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La Nelda Hughes '69 August 18, 2020 10:31 AM updated: August 18, 2020 10:33 AM

La Nelda Hughes

Sept. 16, 1941 - Aug. 5, 2020

La Nelda (Bockman-Vines-Bullard-Goodin) Hughes was born in Shamrock, Texas, September 16, 1941, to Everet Bockman and Edith Bradley Bockman, and died in Waco, Texas, August 5, 2020. She was out of step with people around her for most of her 78 years. In accordance with her wishes, there will be no funeral for La Nelda.

An early sign of rebellion was obvious when she and her first husband threw everything they owned in a ("Unsafe-At-Any Speed," according to Ralph Nader) Corvair and drove 550 miles from the Texas Panhandle to get to Texas A&M, despite the fact that nobody in either of their families had ever attended college. They thought they'd figure it out when they got there. La Nelda was one of the first women to attend A&M, which had admitted only white men from it's founding in 1876 until the 1960s. There was never any other female in any of her classes at A&M.

La Nelda with a college catalog in hand was like a kid in a candy store. She could never get all the knowledge she wanted and kept taking college courses for the next 30 years, studying such diverse subjects as Meteorology at A&M and Stud Horse Management in Kentucky. She started out as a sociology major and eventually picked up a Business Management degree, along with more than a hundred extra hours of credit.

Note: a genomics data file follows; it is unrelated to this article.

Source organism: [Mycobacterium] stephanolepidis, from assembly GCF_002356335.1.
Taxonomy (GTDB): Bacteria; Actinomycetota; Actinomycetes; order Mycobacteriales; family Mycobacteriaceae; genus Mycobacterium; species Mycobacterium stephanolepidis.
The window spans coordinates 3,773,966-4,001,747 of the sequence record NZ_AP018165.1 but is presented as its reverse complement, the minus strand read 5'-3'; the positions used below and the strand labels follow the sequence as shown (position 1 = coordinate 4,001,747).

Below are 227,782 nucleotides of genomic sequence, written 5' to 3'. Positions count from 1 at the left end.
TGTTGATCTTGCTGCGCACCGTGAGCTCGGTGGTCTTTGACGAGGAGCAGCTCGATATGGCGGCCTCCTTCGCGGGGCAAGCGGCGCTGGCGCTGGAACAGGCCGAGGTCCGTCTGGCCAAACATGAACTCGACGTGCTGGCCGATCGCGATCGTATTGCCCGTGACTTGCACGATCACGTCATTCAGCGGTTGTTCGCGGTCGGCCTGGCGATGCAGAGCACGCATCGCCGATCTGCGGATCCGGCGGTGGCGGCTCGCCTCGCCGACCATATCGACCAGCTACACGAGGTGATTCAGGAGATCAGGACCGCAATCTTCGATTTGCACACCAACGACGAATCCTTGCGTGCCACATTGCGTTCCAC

She was the first female board member of the Texas Telephone Association, which was founded in 1905. CNN, ABC, and USA TODAY sent interviewers to Coolidge, Texas, population 786 at the time, to talk to La Nelda about her work on behalf of the telephone industry. Ronald and Nancy Reagan invited her to the White House as a representative of Women in Telecommunications. When her children teased her about being "white bread" and countrified, she was heard to respond, "Well, okay, but I've been to chicken fights in Oklahoma and was an invited guest at the White House, and I can fit in both places."

After selling the telephone and cable TV companies, she retired to Lake Travis, near Austin, and declared herself the happiest old retired woman around, at the age of 44. But with energy to spare, she took a job as a sports columnist at the AUSTIN AMERICAN STATESMAN newspaper for a couple of years, until she proved to herself she could do that job by winning a Sprint Award for the best newspaper column on quarter-horse racing in 1988.

After moving to Oklahoma to be with her mother during her last years, La Nelda got involved with fundraising for a museum devoted to country singer Roger Miller, who grew up in the town of Erick, where several members of La Nelda's family lived. A play she wrote about Miller, titled DANG ME, won an award from the Oklahoma tourism industry. Her newspaper column, which ran in several local papers, BIG FUN IN SMALL TOWNS, also was honored by the tourism group. The musical she and her husband Don created and produced, A CELEBRATION OF OKLAHOMA MUSIC, was one of the first projects accepted for Oklahoma's Centennial Celebration in 2007 and was performed 35 times.

La Nelda is survived by the love of her life, husband, Don Hughes, formerly of Coolidge, Texas; her daughter, Barbara Argueso of Buena Vista, Colorado; her son, Les Bullard of Kermit, Texas; and grandchildren, Electra Bullard, Cormac Bullard and Sarita Bullard; her brother, David Vines of Owasso, Oklahoma; and sister, Lyn Garrison of Justin, Texas; and many much-loved-in-laws, nieces and nephews.

© Copyright 2020 Waco Tribune-Herald


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